“But with one in 25 travellers suffering asymptomatic DVTs and in view of the long-term risk of chronic aching and leg swelling with venous ulcers in the elderly, this is a serious concern for any long-haul traveller, no matter their age.

“Isobar Compression delivers the precise pressures needed to prevent DVT. This is something that cannot be achieved by any existing shop-bought compression stocking as these are only available in five standard sizes and often don’t fit well enough to be effective.”

Half of those surveyed will exercise their calves to avoid DVT, which is recommended by airline companies. However, half of their customers do not exercise. Importantly, adequate compression using a precisely-fitted flight sock improves the pumping action of the calf during these exercises.

A study by K Bowling in 2015 has shown that off-the-shelf socks do not fit 98 per cent of people and for 54 per cent of those, off-the-shelf socks had a negative effect at times meaning it impeded blood flow.

The NHS recommends wearing well-fitting compression garments to prevent venous blood pooling and encourage blood flow out the leg. Isobar Compression’s solution is to provide a compression sock that is bespoke to the individual, guaranteed to fit and deliver the right pressure to reduce DVT risk. The custom-fit Isobar flight sock has been proven to halve blood pooling.

Isobar Compression’s unique, portable 3D scanner captures 260,000 data points from the patient’s limb and uses this precise profile to produce an exact fit flight socks for the individual leg with the precise pressure gradients required to improve blood flow. No other system in the world can do this and as the flight socks fit perfectly, they are also more comfortable than standard products.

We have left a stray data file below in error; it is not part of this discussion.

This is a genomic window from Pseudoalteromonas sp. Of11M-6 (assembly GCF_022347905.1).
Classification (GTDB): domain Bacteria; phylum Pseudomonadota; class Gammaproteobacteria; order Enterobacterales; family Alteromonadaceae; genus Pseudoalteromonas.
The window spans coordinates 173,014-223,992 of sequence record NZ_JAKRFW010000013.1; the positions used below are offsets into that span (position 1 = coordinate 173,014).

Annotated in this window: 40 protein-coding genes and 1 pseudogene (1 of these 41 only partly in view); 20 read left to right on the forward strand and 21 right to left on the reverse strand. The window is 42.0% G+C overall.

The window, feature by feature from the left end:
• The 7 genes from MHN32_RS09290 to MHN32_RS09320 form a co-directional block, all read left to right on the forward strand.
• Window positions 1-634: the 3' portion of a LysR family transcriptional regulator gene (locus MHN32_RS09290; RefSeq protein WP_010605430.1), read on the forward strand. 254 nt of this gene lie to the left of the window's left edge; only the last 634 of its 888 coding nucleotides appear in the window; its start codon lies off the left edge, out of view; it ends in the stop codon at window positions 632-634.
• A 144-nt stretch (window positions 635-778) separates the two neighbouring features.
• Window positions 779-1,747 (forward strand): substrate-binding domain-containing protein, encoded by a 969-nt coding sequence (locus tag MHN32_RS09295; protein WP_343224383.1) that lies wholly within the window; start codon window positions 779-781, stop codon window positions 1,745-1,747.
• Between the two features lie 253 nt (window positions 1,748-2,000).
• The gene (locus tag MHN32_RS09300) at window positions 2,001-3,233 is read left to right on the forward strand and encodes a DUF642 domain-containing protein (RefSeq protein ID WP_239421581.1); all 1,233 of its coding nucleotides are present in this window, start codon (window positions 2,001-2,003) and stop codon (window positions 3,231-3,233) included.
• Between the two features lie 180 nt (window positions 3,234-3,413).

Isobar supports Around the World cycle challenge

Ultra-endurance athlete Mark Beaumont has set off on his record breaking attempt to cycle around the world in just 80 days. In 2008 Mark successfully cycled around the world in 194 days, this time he will attempt to do it in less than half the time.

Inspired by Jules Verne’s classic adventure novel Around the World in Eighty days published in 1873, Mark will attempt to circumnavigate the globe over 144 years later by bicycle rather than balloon as he embarks on the Artemis World Cycle.

Mark departed from Paris at 04:00 on Sunday morning, making his way towards Poland en route to Beijing through Lithuania, Russia, and Mongolia before cycling between Perth and Brisbane in Australia.

In New Zealand Mark will head for Invercargill and Auckland with the fourth leg of his challenge taking him between Anchorage in the United States and Halifax in Canada. He will attempt to complete his journey by cycling from Lisbon back to Paris with the aim of arriving by Thursday 21st September.